Yeah .... for most of us, being fat sucks. I guess people who have always been heavy have nothing to contrast it against, but I feel every extra pound .... and there are a lot of them.

    Gaining and losing weight are simple matters .... calories in versus calories burned ... but the psychology and physiology involved is exceedingly complex.

    I have a lot of respect for people who are able to drop big poundage. Grats to you both.
  11. John_V

    John_V Moderator Staff Member Mod Team Tavern Member

    Ten years ago, when I first starting riding again, I went from the verge of being obese to well within my weight range for my height and age. And it stayed that way until the beginning of 2018. For some reason, I started gaining weight and it didn't seem to matter what I did, it wouldn't come off. Then came this year when I crashed and broke my clavicle. Being off the bike put another 10-12 pounds on me in a two month period. I've been trying my best to lose it with eating less and not snacking as often but to no avail. And of course I now have this anemia issue that is keeping of the bike more days than I want. At 168 pounds, I'm now overweight for my height and age and if I don't figure this out soon, I'll be back to borderline obese.

    I agree with maelochs (in post #6) "that "fat" and "athletic" are not mutually exclusive." There are tons of people who go to Flatwoods to ride, run and walk. Some of them being pretty heavy, but you see them on their bikes pedaling away. There's this one guy that's in his 50s and he has a gut on him that hangs down below his waistline. You will see him always riding with the 24-25 mph group. At this point, I can only wish.

    However, it doesn't mean that we don't have an obesity issue in this country. Regardless of the reason, there seems to be more obese and morbidly obese people in this country than anywhere else I have been to. We've been to seven European countries and Australia in the past 6 years. With the exception of the older generation in Italy, we didn't see many heavy people in Europe; unless they're American tourist. In Australia, the only obese person I remember seeing was my son-in-law's aunt that came on the trip with us.

    I think that one of the biggest reasons for the weight disparity between the US and other countries is the way we eat. We didn't see a lot of processed food in the grocery stores in Europe or Australia. They also don't have fast food outlets on every corner and places in between like we do here. We stayed in downtown Sydney, and I remember seeing just one McDonalds and a Burger King (which is under a different name) the four days we were there. However, pizza places are almost everywhere, including a Dominos that was a block from our hotel.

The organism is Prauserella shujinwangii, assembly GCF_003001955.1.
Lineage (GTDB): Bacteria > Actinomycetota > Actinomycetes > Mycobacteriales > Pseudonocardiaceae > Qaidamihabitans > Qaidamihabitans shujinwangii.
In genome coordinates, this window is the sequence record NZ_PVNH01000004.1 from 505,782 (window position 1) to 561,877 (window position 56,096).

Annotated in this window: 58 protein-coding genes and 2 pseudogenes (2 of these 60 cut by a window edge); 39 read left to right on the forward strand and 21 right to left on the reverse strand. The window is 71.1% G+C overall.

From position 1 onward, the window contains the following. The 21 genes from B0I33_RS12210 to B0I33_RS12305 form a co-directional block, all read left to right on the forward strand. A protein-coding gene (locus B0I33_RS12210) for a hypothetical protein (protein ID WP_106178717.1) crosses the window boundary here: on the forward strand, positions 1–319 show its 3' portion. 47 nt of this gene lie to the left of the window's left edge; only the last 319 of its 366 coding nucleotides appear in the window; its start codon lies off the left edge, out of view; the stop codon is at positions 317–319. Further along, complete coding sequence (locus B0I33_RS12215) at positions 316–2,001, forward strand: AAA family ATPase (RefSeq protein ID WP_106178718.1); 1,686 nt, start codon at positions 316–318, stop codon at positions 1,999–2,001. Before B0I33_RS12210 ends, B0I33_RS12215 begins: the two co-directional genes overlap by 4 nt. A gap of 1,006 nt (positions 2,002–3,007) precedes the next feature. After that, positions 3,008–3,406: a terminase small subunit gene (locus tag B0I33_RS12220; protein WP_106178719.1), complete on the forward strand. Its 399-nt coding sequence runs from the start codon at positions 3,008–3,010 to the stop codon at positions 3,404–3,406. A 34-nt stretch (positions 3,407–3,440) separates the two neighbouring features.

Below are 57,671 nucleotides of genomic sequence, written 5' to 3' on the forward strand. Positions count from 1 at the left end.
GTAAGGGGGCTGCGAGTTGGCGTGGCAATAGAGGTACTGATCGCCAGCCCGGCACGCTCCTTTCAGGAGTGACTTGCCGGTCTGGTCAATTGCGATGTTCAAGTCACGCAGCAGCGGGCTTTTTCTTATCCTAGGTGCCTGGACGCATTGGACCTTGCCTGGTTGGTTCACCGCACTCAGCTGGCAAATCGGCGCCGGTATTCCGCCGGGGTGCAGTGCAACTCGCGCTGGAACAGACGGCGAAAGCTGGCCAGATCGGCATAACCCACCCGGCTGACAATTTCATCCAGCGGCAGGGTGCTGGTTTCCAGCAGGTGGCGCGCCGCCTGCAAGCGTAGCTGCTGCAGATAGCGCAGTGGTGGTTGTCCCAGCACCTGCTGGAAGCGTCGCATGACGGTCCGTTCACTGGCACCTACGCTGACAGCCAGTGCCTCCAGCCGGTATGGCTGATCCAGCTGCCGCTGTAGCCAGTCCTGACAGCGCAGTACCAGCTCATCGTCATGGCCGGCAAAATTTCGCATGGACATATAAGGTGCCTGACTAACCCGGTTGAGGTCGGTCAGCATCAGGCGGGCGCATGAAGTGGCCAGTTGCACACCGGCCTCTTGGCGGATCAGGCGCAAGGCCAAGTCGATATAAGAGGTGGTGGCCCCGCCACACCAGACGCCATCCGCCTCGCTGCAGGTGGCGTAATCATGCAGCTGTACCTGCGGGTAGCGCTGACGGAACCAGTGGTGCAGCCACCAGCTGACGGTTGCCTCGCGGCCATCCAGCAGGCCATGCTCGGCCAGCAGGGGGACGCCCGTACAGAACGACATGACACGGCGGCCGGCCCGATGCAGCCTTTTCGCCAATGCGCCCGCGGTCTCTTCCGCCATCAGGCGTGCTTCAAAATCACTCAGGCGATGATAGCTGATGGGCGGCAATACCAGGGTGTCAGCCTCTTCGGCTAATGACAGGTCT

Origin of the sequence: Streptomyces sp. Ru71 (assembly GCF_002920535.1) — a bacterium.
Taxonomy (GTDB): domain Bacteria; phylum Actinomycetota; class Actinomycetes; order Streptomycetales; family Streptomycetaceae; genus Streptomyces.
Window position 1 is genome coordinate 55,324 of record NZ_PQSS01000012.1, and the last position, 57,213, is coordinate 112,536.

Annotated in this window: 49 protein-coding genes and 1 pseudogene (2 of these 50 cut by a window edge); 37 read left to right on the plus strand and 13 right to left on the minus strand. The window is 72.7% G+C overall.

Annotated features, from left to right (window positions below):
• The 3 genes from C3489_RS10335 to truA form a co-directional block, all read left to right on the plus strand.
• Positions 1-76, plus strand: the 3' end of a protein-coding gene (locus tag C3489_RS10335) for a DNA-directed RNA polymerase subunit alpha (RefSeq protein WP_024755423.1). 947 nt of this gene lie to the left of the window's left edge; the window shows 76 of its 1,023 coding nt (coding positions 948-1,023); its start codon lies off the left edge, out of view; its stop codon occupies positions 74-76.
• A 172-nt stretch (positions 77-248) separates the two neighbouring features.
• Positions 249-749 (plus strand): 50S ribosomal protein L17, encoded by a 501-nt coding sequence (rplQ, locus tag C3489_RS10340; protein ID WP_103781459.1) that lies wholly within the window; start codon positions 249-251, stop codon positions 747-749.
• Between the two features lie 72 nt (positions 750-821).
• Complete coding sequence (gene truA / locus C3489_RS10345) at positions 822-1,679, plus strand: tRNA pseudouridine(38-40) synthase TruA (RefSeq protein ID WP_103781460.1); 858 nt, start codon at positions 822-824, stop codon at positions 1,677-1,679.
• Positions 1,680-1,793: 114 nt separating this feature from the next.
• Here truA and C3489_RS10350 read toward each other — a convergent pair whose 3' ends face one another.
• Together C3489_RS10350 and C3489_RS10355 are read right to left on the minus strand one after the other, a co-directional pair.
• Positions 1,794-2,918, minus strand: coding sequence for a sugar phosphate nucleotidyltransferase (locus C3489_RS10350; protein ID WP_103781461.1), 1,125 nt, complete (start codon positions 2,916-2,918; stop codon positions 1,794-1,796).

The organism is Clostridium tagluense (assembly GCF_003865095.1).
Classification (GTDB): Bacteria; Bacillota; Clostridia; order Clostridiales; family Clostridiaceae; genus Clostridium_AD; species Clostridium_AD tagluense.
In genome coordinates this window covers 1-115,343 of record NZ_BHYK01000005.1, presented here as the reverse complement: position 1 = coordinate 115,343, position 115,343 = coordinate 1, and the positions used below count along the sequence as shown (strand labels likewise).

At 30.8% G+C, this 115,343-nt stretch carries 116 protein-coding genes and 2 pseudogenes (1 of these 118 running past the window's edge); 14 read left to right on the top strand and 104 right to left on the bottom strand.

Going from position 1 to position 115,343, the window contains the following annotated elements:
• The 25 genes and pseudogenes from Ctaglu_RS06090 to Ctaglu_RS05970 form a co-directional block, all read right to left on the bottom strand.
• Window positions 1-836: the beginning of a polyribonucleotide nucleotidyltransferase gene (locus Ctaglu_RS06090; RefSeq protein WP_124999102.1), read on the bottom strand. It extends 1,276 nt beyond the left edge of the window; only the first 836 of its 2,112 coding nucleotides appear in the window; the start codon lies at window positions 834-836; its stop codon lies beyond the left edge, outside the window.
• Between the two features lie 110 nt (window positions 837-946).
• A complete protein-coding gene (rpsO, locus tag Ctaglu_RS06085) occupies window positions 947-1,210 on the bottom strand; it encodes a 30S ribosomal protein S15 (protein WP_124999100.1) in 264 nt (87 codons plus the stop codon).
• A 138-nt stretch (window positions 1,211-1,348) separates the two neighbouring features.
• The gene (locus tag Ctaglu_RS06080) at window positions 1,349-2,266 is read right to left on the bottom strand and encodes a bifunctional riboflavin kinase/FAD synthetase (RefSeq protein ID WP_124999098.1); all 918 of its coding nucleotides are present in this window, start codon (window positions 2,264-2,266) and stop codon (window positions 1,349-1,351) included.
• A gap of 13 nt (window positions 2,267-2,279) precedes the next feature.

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  12. i12ride

    i12ride Spin Spin Spin Tavern Member

    I'm 6' and have been around 205-215 for the last 40 years. I do not have a "biker" body other than maybe legs. I get a lot of lifting in my new job so the 185 I was at riding every day while in between jobs and on sabbatical for 10 months in 2019 has gone back to 205 but I have put on good bit of upper body muscle. I have a small bit of a donut that'll never go away but have been same 34-36 waist size forever and just short of olympic training, nothing's gonna change that. I feel great for 60, ride all I want, do whatever physical stuff is on the table in hot or cold weather and have a moderate diet....which means I eat moderate amounts of good and bad. I go to wife's crossfit class and get the wut just happened response from people doing that stuff everyday. I do feel it afterwards more than work or riding but nothing's a good hurt. I really don't care what my height/weight/BMI are or "say" about me.....I have low resting heart rate in low 60s to upper 50s, 120/80 blood pressure, less than 200 cholesterol, no aches/pains other than from vigorous exercise, no prescription nothing, blood sugar OK so I eat what I want within reason, exercise within reason, hardly drink - except lots of water and generally do whatever needs doing and/or I feel like doing. I feel blessed, take nothing for granted, know my limits and exist within them, conscious of family histories.........cuz i12ride